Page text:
The Suzhou Municipality Intermediate People's Court in Jiangsu Province recently upheld an employee's claim for Rmb85,000 against his former employer for unlawful termination, because the employer had relied on a valid company policy in bad faith.
The company's policy required employees to seek advance approval to take leave and provided that taking leave without approval was considered absenteeism. On January 30 2013 (about 10 days before the beginning of the Chinese New Year holiday), the employee submitted an application to take leave a few days before and after the Chinese New Year, so that he could travel to his hometown in Hubei to celebrate it. After the employee submitted the leave application, the company talked to him several times and tried to persuade him to stay in Suzhou during the holiday. In none of the talks did the company say whether it was approving or rejecting the employee's leave application. The employee still left Suzhou for Hubei. Two days later (after the holiday had begun), the company officially rejected the employee's leave application on its internal network and the employee was later terminated for absenteeism in accordance with the company's written policy.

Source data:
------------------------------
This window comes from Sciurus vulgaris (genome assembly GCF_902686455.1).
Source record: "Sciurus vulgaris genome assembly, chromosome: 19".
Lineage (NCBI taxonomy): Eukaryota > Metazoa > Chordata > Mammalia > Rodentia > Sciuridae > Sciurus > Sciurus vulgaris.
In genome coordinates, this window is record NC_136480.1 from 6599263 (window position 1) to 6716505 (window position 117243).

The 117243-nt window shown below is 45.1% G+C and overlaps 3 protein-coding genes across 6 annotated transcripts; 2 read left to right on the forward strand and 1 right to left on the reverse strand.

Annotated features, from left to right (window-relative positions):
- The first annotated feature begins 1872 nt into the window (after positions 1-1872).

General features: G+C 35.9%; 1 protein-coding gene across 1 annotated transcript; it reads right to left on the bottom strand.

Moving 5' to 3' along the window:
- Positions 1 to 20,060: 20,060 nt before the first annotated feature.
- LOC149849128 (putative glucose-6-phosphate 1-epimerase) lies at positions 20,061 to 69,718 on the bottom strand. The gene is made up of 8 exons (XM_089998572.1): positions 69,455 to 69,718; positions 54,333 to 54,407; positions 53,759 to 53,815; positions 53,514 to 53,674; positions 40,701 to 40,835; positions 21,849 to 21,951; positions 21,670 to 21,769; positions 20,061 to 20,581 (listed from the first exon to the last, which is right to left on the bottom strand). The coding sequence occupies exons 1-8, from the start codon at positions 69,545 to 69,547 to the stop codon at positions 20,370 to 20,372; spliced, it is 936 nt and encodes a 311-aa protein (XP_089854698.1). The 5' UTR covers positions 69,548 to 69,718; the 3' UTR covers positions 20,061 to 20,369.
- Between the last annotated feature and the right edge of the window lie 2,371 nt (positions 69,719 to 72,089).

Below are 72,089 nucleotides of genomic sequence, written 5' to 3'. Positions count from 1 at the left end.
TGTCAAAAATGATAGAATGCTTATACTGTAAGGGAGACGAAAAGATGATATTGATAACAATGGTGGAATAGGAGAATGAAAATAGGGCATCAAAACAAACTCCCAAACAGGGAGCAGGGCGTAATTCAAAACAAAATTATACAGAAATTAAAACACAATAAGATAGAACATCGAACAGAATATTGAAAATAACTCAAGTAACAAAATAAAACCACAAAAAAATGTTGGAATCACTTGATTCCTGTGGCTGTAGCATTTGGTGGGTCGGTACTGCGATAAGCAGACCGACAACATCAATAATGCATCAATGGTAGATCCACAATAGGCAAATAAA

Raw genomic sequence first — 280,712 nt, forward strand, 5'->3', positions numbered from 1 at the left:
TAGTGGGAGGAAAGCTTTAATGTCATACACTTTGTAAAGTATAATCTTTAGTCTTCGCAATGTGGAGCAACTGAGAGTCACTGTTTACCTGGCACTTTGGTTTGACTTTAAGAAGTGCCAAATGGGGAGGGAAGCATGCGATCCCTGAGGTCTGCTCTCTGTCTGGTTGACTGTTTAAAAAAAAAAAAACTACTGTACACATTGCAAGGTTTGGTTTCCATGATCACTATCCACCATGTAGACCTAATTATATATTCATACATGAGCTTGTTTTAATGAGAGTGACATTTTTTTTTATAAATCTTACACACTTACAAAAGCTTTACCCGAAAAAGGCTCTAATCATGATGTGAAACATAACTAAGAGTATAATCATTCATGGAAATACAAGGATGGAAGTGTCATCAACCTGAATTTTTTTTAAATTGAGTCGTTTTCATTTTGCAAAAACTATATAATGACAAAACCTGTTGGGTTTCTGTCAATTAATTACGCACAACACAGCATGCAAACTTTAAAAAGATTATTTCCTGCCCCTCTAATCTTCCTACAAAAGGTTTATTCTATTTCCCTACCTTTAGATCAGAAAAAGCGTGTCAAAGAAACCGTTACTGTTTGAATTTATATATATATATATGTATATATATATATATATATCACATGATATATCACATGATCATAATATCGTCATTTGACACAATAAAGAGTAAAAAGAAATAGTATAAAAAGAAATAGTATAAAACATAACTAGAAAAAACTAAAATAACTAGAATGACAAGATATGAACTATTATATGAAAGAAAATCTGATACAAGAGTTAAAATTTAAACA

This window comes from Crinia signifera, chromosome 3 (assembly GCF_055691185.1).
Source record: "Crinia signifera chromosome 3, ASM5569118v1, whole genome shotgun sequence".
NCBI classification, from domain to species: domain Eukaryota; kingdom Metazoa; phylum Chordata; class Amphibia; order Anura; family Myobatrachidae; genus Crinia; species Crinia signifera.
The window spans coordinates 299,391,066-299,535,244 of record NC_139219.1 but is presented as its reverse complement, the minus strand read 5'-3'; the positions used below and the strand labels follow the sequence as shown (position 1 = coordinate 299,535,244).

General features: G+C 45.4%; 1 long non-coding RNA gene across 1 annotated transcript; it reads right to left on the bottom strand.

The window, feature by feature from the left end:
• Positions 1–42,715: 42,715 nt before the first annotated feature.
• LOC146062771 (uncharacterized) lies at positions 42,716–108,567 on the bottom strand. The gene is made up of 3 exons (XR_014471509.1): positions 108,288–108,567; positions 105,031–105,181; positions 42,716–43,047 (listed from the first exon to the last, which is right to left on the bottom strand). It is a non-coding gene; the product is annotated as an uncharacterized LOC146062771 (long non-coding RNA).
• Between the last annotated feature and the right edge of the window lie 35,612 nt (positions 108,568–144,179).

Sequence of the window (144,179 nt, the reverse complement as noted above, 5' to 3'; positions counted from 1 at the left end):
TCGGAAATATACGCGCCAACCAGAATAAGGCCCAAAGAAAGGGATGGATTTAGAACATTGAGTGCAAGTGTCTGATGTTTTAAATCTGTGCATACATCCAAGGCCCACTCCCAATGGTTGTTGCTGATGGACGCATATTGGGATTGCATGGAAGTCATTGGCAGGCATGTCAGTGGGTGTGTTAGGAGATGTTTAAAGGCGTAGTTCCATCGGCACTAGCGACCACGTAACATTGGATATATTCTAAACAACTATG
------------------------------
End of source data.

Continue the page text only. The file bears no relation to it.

The employee's claim for unlawful termination was rejected in arbitration and the court of first instance. However, the appellate court ruled that the termination was unlawful by citing a violation of the principle of good faith. The principle of good faith requires an employer to provide express approval or rejection of an employee's leave application within a reasonable period. According to the appellate court, asking the employee to stay in Suzhou during the holiday did not constitute an express rejection of the leave application. Instead, the express rejection was provided only after the employee had already taken leave, which the court concluded was not within a reasonable period because it came after the start of the Chinese New Year holiday.
This case shows that a court may use the civil law principle of good faith to challenge the unilateral termination of an employee, even where such termination accords with valid company policy.
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